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What Is the Heating Flow Temperature of a Heat Pump (Part 2)

This post is a continuation from Part 1 on What Is the Heating Flow Temperature of a Heat Pump. Lately, we have gone through what is a split air-to-water heat pump and what exactly is the heating flow temperature.

We will now cover:

– Can I keep my radiators?

– If I install an “air/water” heat pump after only a few targeted works, won’t it be too powerful the day I do other more critical insulation works?

– Can I keep my radiators? (High-temperature radiator, low-temperature radiator, and underfloor heating)

Experience has shown that only a quarter of the last century buildings that have not been renovated can receive an “air/water” heat pump under good conditions without modifying the existing radiators. It is necessary to carry out calorimetry (according to the SIA 384/201 standard), in other words, to calculate the heating power that the radiators can theoretically deliver depending on the temperature and the flow rate of the water that passes through them. This way, you will know whether the heat pump will be able to function correctly.

At the end of the calculation, it will be known whether the radiators can be kept in place, or whether one or more of them should be changed for models with a larger surface area. The most important thing is the air exchange surface. You can find more powerful radiators that do not take up more space (for example, a double flat radiator with metal fins sandwiched between them). In the range of modern so-called “low temperature” models, there are radiators with a huge surface area that form an angle of 90 degrees, to be installed in the corners. There are even triangular-shaped radiators that can be slid along a staircase or under a roof’s slope.

In most cases, it is necessary to fit the radiators with thermostatic valves. The installer will have to pay great attention to the hydraulic balancing of the heating, IE, the correct distribution of hot water in the different radiators.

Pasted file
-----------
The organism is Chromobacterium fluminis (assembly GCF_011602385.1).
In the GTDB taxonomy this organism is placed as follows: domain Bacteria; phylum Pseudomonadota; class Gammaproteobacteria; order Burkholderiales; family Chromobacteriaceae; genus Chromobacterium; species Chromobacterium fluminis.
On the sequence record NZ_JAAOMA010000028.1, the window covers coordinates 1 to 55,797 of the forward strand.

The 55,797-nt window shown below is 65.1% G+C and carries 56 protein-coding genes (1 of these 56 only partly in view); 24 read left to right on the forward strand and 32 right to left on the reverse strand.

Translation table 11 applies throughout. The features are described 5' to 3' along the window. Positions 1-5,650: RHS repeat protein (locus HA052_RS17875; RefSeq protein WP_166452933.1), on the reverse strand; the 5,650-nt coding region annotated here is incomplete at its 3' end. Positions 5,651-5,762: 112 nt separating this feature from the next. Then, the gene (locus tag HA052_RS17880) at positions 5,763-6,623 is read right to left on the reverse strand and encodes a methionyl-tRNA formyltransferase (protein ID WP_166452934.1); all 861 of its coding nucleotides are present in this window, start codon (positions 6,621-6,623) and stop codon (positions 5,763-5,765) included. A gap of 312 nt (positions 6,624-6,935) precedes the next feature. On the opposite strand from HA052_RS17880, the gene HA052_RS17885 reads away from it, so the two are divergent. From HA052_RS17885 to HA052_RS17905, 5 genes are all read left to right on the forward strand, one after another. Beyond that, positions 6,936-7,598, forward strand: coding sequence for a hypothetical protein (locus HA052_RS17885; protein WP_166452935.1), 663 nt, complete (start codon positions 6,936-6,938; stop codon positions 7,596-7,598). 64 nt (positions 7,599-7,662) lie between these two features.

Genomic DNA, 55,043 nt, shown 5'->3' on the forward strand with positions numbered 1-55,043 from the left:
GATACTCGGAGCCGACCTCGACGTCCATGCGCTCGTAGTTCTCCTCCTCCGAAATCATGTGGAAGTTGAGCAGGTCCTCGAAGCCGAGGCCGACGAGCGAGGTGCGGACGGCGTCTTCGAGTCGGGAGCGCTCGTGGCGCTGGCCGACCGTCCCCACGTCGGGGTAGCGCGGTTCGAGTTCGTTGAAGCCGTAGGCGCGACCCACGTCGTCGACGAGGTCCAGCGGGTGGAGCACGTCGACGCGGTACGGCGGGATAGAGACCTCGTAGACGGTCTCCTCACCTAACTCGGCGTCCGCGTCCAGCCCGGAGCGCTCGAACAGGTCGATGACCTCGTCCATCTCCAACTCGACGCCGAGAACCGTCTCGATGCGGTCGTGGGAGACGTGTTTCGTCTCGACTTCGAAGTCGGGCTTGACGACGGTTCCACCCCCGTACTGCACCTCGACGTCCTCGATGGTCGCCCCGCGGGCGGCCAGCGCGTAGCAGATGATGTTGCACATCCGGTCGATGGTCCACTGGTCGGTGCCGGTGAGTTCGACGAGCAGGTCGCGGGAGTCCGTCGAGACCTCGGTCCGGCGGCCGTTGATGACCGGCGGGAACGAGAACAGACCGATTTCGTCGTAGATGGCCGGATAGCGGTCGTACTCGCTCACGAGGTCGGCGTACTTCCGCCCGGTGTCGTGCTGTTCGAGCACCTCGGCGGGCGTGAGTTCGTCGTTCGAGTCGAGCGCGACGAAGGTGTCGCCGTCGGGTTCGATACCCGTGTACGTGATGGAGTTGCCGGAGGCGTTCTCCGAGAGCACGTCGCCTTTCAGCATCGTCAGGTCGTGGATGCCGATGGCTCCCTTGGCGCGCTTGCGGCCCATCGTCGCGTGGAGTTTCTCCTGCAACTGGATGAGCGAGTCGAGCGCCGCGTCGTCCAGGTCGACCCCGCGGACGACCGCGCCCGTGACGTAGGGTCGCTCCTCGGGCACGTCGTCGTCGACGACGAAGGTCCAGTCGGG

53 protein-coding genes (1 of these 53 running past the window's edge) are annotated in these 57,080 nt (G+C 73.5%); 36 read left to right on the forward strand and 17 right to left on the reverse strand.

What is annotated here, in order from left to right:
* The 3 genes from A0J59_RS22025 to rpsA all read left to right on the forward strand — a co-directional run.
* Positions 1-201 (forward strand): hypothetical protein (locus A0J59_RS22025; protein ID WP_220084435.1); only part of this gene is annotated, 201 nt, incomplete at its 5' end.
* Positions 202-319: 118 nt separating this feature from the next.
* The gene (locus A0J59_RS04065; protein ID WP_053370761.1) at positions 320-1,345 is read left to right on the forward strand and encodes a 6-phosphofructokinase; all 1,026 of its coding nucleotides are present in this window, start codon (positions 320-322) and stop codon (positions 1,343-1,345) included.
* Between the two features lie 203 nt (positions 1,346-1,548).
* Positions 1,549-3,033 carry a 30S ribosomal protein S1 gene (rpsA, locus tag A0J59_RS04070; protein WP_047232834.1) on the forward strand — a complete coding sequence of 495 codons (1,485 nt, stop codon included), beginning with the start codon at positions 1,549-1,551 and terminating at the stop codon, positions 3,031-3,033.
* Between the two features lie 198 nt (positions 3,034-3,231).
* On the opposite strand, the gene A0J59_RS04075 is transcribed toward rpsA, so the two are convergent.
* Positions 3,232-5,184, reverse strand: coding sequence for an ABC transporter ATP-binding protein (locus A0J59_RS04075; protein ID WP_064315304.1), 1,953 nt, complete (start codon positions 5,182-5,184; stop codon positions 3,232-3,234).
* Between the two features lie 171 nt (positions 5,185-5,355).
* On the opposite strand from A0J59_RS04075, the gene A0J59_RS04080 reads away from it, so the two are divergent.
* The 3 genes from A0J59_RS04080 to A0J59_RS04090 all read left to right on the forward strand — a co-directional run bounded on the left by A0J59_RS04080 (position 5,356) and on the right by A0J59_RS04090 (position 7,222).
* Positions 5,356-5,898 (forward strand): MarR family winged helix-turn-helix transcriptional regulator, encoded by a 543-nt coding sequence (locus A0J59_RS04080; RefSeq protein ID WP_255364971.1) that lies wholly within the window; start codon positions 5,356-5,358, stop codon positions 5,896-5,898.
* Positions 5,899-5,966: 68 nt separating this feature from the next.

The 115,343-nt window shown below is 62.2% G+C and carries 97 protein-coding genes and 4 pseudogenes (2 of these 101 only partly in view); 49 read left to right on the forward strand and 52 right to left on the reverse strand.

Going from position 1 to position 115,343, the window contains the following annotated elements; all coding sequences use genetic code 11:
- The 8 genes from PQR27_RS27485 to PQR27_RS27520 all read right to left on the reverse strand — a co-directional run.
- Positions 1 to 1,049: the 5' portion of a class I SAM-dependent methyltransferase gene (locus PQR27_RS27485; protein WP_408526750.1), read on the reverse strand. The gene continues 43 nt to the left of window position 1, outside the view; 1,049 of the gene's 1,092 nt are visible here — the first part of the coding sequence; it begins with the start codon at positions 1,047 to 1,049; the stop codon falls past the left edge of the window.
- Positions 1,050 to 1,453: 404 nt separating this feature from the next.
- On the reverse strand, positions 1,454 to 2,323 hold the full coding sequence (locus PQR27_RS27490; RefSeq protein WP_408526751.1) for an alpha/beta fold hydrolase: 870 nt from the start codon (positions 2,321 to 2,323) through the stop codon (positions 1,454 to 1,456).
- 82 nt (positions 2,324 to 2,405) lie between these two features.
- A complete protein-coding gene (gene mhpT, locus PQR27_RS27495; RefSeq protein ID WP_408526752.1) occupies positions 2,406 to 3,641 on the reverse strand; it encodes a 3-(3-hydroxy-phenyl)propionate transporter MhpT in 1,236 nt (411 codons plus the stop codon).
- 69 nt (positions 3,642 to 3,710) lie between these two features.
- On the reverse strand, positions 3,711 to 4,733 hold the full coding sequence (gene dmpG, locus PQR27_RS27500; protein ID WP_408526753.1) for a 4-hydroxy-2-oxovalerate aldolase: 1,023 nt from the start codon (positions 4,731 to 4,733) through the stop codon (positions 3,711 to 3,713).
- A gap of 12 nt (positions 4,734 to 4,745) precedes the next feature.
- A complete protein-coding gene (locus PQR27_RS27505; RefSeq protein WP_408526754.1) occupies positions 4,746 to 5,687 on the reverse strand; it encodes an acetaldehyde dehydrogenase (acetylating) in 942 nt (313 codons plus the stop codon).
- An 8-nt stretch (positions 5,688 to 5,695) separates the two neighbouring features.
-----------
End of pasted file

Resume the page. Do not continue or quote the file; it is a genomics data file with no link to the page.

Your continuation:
For example, in the living room where comfort is particularly important, the floor must be well insulated to make it possible to install underfloor heating. Within the same building, a heat pump can heat water from several circuits to different temperatures: for example, the first circuit at 35°C for rooms heated by underfloor heating, a second circuit at 50°C for rooms heated with radiators, and the third circuit at 60°C to prepare domestic hot water in the water heater.

– If I install an “air/water” heat pump after only a few targeted works, won’t it be too powerful the day I do other more critical insulation works?

Manufacturers of air-to-water heat pumps have made a lot of progress in recent years. Today, air-to-water heat pumps are known as “modulating (inverter)” heat pumps, which adapt their power according to the heat demand. The more expensive “high temperature” models are specially designed to provide a heating flow temperature of up to 60-65°C for radiators. This is, moreover, the temperature required to produce domestic hot water. Such a heat pump will be less energy efficient (it will consume more electricity) than a so-called “low temperature” model placed in a well-insulated building since the difference between the outside air temperature and the heating water temperature is higher.

If you are looking for a specialist with the best quality heating supplies, you can contact North York Heating Plumbing & Electrical Supplies Ltd. in the York region.

Besides, a poorly insulated building will require a more powerful – and therefore more expensive – heat pump than if it were well insulated. But the same heat pump may remain in place when the building is insulated in stages later. It will then work “lighter” and less often, and its efficiency will improve (it will use less electricity). Therefore, it is a question of cost: the price of the heat pump must be weighed against the cost of targeted work to reduce the heat demand of the building – and thus to opt for a less powerful and cheaper heat pump.

Beware of cheap heat pumps that are advertised on the Internet. Air-to-air heat pumps (they blow warm air into rooms), which are reversible air conditioners, are not efficient for heating residential or office buildings. They are not recommended in Switzerland, except for particular uses. At about half the price of the “air-to-water” heat pumps recommended in Switzerland, there are models that are designed to operate up to an outdoor temperature of about 5°C. They are intended for use in southern Europe and are not designed for the climate of the country.

When choosing a heat pump, you can rely on the models with a service life of up to 20 years (SIA standard). It is advisable to hire a professional for the selection, purchase, installation, and technical follow-up of a heat pump in all cases.

This post will now continue in part 3 in our next publication. Stay posted, and remember to leave your comments below.

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